• Beat in the eggs, one at a time, ensuring each egg is fully incorporated before adding the next.
  • Add the mayonnaise and beat until the mixture is smooth and creamy.
  • Preheat oven to 325˚F (160˚C).
  • Alternate adding the prepared dry and wet ingredients to the batter. Starting with about ⅓ of the dry ingredients, beat until incorporated. Then add ⅓ of the liquid ingredients, mixing until the batter comes together. Continue until all the wet and dry ingredients have been incorporated.
  • Using a rubber scraper, fold the dark chocolate chunks into the batter.
  • Distribute the batter evenly between the 3 prepared cake tins.
  • Bake for about 35 minutes, or until a toothpick inserted into the center of the cake comes out clean.
  • Place the cakes on a cooling rack and leave to cool for about 10-15 minutes, until the outside of the pan is cool enough to touch.
  • Once the cakes have cooled, loosen the edges using a butter knife. Then place a large plate over the tin and invert to release the cake from the pan. Remove the parchment paper from the bottom of the cake and slide the cake back onto the cooling rack to cool completely. Repeat for the remaining two layers.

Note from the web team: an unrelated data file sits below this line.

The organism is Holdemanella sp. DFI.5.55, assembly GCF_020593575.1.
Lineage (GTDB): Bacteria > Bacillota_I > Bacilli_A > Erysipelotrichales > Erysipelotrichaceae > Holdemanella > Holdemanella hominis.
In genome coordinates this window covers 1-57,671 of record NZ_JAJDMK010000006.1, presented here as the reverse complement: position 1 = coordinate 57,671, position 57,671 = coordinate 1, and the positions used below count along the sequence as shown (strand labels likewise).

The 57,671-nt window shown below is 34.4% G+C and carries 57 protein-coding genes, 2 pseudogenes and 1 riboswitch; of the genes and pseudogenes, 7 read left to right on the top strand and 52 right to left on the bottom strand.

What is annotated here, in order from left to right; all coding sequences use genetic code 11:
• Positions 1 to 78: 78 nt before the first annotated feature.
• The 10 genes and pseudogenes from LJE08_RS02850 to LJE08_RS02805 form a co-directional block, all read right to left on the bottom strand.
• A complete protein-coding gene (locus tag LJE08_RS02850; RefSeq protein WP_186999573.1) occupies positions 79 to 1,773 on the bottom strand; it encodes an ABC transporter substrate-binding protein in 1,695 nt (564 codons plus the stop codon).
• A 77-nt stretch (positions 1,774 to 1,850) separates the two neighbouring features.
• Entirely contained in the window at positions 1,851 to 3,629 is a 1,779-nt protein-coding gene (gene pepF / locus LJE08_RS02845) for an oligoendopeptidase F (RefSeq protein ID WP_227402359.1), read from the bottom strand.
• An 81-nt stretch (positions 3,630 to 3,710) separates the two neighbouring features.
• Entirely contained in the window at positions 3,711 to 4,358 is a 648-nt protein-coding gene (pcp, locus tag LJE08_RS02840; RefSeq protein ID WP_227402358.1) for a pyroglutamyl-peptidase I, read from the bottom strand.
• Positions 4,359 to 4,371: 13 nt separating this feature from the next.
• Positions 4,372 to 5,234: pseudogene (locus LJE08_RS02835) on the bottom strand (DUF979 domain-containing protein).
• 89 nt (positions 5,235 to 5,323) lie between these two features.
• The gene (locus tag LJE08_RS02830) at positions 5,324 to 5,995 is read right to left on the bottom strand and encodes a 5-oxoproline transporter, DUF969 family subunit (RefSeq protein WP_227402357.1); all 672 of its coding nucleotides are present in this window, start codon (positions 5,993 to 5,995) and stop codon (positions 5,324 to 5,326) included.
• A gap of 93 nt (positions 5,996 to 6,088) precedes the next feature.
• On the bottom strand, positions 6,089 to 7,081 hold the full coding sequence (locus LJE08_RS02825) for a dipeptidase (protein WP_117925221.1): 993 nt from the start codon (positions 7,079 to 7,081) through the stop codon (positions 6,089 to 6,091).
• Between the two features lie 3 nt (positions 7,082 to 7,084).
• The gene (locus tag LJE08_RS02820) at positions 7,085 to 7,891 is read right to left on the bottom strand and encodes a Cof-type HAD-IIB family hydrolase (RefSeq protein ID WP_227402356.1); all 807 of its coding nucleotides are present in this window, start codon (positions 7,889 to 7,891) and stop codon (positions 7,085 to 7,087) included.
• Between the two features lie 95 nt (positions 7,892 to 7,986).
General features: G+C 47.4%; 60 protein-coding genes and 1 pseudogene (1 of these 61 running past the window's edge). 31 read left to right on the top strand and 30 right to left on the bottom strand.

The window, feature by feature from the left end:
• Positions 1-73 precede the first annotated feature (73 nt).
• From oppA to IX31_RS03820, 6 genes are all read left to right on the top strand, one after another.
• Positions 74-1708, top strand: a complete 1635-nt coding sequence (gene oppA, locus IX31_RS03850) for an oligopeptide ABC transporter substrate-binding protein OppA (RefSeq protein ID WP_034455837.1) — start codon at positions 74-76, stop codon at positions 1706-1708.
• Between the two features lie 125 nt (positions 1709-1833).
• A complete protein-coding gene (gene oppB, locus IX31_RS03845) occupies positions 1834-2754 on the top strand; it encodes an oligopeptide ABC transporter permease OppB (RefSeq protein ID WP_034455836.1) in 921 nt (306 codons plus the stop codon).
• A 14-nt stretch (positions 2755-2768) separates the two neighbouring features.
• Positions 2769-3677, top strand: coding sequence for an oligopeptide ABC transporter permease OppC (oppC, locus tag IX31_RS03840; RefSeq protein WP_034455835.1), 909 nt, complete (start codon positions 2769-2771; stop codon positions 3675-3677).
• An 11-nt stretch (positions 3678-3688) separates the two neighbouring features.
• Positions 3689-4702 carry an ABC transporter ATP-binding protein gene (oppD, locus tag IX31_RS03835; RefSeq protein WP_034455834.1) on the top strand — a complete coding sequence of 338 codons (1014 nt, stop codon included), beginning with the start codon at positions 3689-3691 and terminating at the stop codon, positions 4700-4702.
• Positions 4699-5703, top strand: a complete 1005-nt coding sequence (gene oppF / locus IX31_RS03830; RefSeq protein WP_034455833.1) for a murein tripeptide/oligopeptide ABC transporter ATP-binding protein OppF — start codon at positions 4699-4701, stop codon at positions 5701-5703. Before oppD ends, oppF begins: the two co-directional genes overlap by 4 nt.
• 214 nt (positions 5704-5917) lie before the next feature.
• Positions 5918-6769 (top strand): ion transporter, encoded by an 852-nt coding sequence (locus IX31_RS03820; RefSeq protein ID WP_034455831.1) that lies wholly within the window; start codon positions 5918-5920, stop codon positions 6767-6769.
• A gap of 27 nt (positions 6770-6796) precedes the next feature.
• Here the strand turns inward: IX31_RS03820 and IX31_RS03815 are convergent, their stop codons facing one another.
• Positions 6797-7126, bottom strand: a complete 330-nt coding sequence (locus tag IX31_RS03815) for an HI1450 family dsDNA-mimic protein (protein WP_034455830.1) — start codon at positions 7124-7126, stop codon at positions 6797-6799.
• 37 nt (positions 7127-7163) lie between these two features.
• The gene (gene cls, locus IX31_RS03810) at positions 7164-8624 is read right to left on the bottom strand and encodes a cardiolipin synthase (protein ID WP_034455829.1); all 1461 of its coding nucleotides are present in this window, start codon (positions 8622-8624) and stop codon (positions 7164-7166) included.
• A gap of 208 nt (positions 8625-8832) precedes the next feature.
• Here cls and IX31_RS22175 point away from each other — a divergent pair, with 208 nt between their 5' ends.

• While your cakes are cooling, prepare the buttercream.
  • In a large bowl, beat together the butter and vanilla.
  • Gradually add in the cocoa powder, powdered sugar, and milk, continuously beating until all the ingredients have been incorporated and the frosting is light and fluffy. Frost & decorate as you see fit.

I am in no way affiliated with Tasty, its creators, bakers, bloggers, or content writers. This is not a paid post, just a chocolate cake snob who really likes cake. The original recipe can be found at: https://tasty.co/recipe/the-ultimate-chocolate-cake


About the Creator

Laura Gray

Coffee gets me started; my toddler keeps me haggard.

I've always had a passion for writing but fear has stopped me from sharing my work with anyone. Vocal is my push to step out of my comfort zone.